Will cold snap chill the US economy?

Most of the U.S. is in the grip of a deep freeze. According to the National Weather Service, arctic cold air will impact eastern states through the first week of January, and a reinforcing shot of bitter, Canadian air is expected to arrive late this week. The recent cold snap has already set dozens of record lows, and more are likely.

Extreme weather events have always impacted the economy, and cold weather is no different. According to Planalytics, the U.S. economy took a roughly $5 billion hit from the polar vortex of 2013-2014 from lost productivity and a drop in consumer spending. But, according to the Chicago Federal Reserve, the usual winter of 2013-2014 had a significant, but short-lived, impact on economic activity, the effect was not large enough to fully account for the weak economy during that period.

When it comes to the current cold snap, so far, the economic impact is negligible. When questioned about its current impact on the economy, Mark Vitner, managing director and senior economist at Wells Fargo Securities told FOX Business, “right now the impact is fairly minimal because we are coming off the holiday season and few areas have been shut down due to snow or ice.”

Vitner added that the cold temperatures are certainly driving up power usage, which has folks at utilities “smiling,” while natural gas and coal prices have also gotten a little bit of a boost.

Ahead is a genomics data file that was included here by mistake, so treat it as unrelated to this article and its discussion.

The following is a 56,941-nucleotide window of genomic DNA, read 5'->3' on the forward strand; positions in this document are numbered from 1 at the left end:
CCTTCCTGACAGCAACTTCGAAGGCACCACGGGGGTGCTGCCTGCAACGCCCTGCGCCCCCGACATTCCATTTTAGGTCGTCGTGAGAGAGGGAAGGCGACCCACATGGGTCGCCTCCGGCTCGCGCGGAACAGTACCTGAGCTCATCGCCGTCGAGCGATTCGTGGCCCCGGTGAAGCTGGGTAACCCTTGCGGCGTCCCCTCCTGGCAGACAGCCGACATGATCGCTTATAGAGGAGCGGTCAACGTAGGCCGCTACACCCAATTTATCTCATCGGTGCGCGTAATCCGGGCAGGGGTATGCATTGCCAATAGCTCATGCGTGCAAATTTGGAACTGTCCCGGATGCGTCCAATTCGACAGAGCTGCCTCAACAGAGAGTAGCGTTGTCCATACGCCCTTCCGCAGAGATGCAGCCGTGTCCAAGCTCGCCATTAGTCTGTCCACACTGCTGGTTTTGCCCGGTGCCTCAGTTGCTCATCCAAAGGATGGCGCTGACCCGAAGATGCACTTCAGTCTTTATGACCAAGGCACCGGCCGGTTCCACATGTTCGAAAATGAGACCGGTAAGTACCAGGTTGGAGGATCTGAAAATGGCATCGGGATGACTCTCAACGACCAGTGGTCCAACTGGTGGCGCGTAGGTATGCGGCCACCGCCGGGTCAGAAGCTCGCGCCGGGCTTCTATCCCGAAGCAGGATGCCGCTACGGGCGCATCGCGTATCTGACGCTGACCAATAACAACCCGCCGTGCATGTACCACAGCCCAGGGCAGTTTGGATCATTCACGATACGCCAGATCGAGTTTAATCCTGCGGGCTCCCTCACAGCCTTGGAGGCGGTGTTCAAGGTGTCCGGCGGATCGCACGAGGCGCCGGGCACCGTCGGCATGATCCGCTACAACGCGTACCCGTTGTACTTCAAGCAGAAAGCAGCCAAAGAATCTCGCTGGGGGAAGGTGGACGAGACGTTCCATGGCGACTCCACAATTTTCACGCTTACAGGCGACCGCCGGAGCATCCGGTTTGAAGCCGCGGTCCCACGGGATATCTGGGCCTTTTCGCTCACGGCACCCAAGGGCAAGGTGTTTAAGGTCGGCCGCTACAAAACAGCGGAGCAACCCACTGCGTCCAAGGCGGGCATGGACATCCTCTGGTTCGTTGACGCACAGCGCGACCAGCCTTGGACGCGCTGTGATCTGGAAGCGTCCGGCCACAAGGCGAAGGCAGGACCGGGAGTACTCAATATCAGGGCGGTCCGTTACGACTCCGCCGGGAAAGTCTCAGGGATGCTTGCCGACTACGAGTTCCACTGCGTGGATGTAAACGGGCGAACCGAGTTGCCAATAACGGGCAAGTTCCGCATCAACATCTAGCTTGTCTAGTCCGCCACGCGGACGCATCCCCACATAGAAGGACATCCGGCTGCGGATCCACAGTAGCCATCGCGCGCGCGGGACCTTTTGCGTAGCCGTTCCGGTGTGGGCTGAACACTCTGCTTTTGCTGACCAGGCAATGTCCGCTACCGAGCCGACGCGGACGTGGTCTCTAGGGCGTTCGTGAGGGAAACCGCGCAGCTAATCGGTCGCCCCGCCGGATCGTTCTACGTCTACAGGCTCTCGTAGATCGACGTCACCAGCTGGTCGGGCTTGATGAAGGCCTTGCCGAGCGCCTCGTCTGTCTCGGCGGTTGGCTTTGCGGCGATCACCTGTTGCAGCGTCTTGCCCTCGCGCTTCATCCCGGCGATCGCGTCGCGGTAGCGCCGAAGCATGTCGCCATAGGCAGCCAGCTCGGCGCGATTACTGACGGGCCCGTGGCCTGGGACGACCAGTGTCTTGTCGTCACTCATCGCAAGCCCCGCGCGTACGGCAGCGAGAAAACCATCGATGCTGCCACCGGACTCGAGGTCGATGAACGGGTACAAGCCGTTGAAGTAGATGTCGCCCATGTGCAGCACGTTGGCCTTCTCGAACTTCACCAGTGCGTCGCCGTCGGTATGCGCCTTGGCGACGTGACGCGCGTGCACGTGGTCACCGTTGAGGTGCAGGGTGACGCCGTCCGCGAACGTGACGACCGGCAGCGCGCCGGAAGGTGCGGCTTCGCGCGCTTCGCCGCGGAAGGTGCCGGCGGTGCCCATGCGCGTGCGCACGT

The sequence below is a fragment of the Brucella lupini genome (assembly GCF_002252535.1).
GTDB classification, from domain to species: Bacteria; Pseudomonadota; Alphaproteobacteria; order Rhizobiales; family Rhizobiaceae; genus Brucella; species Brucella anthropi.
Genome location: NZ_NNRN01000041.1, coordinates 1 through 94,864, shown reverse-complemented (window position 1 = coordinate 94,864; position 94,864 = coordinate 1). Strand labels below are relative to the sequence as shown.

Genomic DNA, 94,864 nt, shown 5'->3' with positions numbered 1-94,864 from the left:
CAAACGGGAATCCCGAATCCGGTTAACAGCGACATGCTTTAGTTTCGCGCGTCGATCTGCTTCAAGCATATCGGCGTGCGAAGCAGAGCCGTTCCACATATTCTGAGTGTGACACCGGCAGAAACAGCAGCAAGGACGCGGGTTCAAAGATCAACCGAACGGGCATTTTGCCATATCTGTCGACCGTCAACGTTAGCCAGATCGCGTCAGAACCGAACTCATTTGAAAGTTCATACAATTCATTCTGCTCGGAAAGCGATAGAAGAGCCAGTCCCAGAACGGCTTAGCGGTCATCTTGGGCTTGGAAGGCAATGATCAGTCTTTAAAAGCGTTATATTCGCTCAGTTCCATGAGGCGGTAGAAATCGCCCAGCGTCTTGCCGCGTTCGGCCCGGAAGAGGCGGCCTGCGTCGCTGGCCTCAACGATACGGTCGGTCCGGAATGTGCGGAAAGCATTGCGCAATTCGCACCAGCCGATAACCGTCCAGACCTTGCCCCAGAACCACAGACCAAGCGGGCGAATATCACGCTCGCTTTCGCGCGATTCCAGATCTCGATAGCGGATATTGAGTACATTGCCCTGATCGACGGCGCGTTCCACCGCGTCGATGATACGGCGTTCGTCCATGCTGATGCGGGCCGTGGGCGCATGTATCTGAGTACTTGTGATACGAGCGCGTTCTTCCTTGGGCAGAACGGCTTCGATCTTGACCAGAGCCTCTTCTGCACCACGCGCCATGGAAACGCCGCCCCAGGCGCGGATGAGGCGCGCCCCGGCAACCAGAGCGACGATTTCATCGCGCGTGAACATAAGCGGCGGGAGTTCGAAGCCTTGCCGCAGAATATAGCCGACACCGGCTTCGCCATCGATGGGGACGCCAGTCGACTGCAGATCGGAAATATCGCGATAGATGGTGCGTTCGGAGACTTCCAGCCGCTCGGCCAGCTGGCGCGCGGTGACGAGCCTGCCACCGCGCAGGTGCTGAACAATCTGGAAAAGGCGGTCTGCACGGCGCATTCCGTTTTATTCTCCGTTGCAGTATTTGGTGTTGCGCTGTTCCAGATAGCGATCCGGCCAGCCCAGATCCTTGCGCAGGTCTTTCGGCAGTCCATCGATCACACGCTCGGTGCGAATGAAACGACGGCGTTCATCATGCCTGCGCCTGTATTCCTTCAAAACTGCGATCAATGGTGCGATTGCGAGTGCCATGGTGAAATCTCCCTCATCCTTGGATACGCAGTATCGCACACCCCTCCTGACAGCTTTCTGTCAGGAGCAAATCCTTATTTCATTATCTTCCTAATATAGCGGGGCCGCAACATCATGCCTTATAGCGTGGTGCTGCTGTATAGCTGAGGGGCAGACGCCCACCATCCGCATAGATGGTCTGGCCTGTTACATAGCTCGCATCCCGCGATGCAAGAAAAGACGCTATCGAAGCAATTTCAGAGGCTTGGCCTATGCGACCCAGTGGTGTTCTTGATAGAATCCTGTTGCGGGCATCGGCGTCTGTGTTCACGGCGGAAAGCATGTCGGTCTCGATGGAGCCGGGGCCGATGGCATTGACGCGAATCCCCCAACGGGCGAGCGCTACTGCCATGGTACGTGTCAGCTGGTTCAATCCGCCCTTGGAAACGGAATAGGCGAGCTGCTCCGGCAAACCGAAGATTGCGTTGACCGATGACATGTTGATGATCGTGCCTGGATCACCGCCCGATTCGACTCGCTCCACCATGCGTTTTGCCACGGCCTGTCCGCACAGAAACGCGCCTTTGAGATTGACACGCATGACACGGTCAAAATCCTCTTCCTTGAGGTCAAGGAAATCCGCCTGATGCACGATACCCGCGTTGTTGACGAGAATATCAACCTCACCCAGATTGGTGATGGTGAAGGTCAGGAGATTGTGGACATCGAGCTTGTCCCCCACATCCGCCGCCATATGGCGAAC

Back during the cold snap of 2013-2014, in a research note, Goldman Sachs (NYSE:GS) said: “Colder-than-normal weather tends to be a drag on economic activity, in particular in weather-sensitive areas such as construction.” While cold weather can negatively impact economic activity, it can help sales of winter apparel and boost utilities’ output.

FOX Business reached out to winter apparel companies to see if they have noticed any increase in buying interest in concert with recent cold snap, but they had not returned request for comment by the time this article was published.

Another business that can see some upside from cold weather is commodities trading. Commodities traders benefited from the major cold snap of 2013-2014, with Citigroup’s (NYSE:C) revenue from commodities transactions nearly doubling in the first quarter of 2014 year-over-year. The bank brought in $224 million in principal transactions revenue in “commodity and other contracts,” up almost 90% from the first quarter of 2013. As reported by Reuters, “the gains came as the Polar Vortex briefly upended the U.S. natural gas market, with physical prices at the primary New York trading hub spiking more than 20-fold in one day during January [2014].”

Other major banks including Goldman Sachs, Morgan Stanley (NYSE:MS) and Macquarie Bank reported solid returns from energy trading arms in the first quarter of 2014, added Reuters.